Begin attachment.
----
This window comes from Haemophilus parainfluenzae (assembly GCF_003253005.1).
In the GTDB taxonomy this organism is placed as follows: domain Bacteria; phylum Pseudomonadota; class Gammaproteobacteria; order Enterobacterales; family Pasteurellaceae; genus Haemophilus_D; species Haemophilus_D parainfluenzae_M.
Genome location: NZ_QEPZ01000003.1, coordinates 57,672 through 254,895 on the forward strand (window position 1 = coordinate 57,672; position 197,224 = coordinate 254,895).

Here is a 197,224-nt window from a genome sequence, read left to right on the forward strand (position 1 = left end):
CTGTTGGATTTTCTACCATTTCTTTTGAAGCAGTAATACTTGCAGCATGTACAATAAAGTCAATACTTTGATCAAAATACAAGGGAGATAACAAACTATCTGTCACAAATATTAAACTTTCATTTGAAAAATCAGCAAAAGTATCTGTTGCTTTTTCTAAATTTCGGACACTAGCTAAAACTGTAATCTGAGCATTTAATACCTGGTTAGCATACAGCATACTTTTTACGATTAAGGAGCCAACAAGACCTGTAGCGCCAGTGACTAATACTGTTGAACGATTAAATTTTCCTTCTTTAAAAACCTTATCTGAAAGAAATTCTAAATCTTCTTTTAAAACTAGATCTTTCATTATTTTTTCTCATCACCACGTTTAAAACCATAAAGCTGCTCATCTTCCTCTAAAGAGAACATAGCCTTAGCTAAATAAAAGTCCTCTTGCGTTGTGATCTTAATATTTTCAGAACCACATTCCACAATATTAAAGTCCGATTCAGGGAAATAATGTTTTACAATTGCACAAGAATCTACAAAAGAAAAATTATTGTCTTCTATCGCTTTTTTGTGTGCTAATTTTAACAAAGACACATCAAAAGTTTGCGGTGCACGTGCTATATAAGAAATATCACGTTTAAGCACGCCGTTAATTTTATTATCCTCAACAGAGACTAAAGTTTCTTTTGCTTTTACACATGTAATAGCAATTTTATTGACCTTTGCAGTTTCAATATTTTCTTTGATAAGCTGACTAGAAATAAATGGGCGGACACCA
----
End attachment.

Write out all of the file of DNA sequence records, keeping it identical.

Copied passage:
This window comes from Haemophilus parainfluenzae (assembly GCF_003253005.1).
In the GTDB taxonomy this organism is placed as follows: domain Bacteria; phylum Pseudomonadota; class Gammaproteobacteria; order Enterobacterales; family Pasteurellaceae; genus Haemophilus_D; species Haemophilus_D parainfluenzae_M.
Genome location: NZ_QEPZ01000003.1, coordinates 57,672 through 254,895 on the forward strand (window position 1 = coordinate 57,672; position 197,224 = coordinate 254,895).

Here is a 197,224-nt window from a genome sequence, read left to right on the forward strand (position 1 = left end):
CTGTTGGATTTTCTACCATTTCTTTTGAAGCAGTAATACTTGCAGCATGTACAATAAAGTCAATACTTTGATCAAAATACAAGGGAGATAACAAACTATCTGTCACAAATATTAAACTTTCATTTGAAAAATCAGCAAAAGTATCTGTTGCTTTTTCTAAATTTCGGACACTAGCTAAAACTGTAATCTGAGCATTTAATACCTGGTTAGCATACAGCATACTTTTTACGATTAAGGAGCCAACAAGACCTGTAGCGCCAGTGACTAATACTGTTGAACGATTAAATTTTCCTTCTTTAAAAACCTTATCTGAAAGAAATTCTAAATCTTCTTTTAAAACTAGATCTTTCATTATTTTTTCTCATCACCACGTTTAAAACCATAAAGCTGCTCATCTTCCTCTAAAGAGAACATAGCCTTAGCTAAATAAAAGTCCTCTTGCGTTGTGATCTTAATATTTTCAGAACCACATTCCACAATATTAAAGTCCGATTCAGGGAAATAATGTTTTACAATTGCACAAGAATCTACAAAAGAAAAATTATTGTCTTCTATCGCTTTTTTGTGTGCTAATTTTAACAAAGACACATCAAAAGTTTGCGGTGCACGTGCTATATAAGAAATATCACGTTTAAGCACGCCGTTAATTTTATTATCCTCAACAGAGACTAAAGTTTCTTTTGCTTTTACACATGTAATAGCAATTTTATTGACCTTTGCAGTTTCAATATTTTCTTTGATAAGCTGACTAGAAATAAATGGGCGGACACCA